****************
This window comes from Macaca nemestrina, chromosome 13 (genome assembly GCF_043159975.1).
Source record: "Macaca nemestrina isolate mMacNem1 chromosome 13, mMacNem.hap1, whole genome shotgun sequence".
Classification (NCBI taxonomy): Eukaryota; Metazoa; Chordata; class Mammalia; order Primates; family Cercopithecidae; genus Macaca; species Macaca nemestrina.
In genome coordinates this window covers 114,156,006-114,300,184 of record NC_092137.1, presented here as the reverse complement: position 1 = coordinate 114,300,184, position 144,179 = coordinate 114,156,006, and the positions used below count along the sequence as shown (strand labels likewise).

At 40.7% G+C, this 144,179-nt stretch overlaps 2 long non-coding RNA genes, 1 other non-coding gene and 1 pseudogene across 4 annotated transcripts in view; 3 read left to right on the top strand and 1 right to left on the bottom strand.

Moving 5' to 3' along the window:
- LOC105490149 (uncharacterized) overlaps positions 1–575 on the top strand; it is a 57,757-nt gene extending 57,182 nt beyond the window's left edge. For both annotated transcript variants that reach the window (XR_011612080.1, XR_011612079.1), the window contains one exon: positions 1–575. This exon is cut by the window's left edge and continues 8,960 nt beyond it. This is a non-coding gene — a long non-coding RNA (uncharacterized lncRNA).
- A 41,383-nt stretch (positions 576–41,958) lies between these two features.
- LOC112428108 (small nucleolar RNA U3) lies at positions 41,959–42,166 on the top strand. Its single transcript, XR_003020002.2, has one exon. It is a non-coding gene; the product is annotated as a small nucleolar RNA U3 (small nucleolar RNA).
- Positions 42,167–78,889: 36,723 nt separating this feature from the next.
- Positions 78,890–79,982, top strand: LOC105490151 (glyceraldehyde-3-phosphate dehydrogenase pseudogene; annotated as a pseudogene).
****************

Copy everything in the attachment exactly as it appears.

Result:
This window comes from Macaca nemestrina, chromosome 13 (genome assembly GCF_043159975.1).
Source record: "Macaca nemestrina isolate mMacNem1 chromosome 13, mMacNem.hap1, whole genome shotgun sequence".
Classification (NCBI taxonomy): Eukaryota; Metazoa; Chordata; class Mammalia; order Primates; family Cercopithecidae; genus Macaca; species Macaca nemestrina.
In genome coordinates this window covers 114,156,006-114,300,184 of record NC_092137.1, presented here as the reverse complement: position 1 = coordinate 114,300,184, position 144,179 = coordinate 114,156,006, and the positions used below count along the sequence as shown (strand labels likewise).

At 40.7% G+C, this 144,179-nt stretch overlaps 2 long non-coding RNA genes, 1 other non-coding gene and 1 pseudogene across 4 annotated transcripts in view; 3 read left to right on the top strand and 1 right to left on the bottom strand.

Moving 5' to 3' along the window:
- LOC105490149 (uncharacterized) overlaps positions 1–575 on the top strand; it is a 57,757-nt gene extending 57,182 nt beyond the window's left edge. For both annotated transcript variants that reach the window (XR_011612080.1, XR_011612079.1), the window contains one exon: positions 1–575. This exon is cut by the window's left edge and continues 8,960 nt beyond it. This is a non-coding gene — a long non-coding RNA (uncharacterized lncRNA).
- A 41,383-nt stretch (positions 576–41,958) lies between these two features.
- LOC112428108 (small nucleolar RNA U3) lies at positions 41,959–42,166 on the top strand. Its single transcript, XR_003020002.2, has one exon. It is a non-coding gene; the product is annotated as a small nucleolar RNA U3 (small nucleolar RNA).
- Positions 42,167–78,889: 36,723 nt separating this feature from the next.
- Positions 78,890–79,982, top strand: LOC105490151 (glyceraldehyde-3-phosphate dehydrogenase pseudogene; annotated as a pseudogene).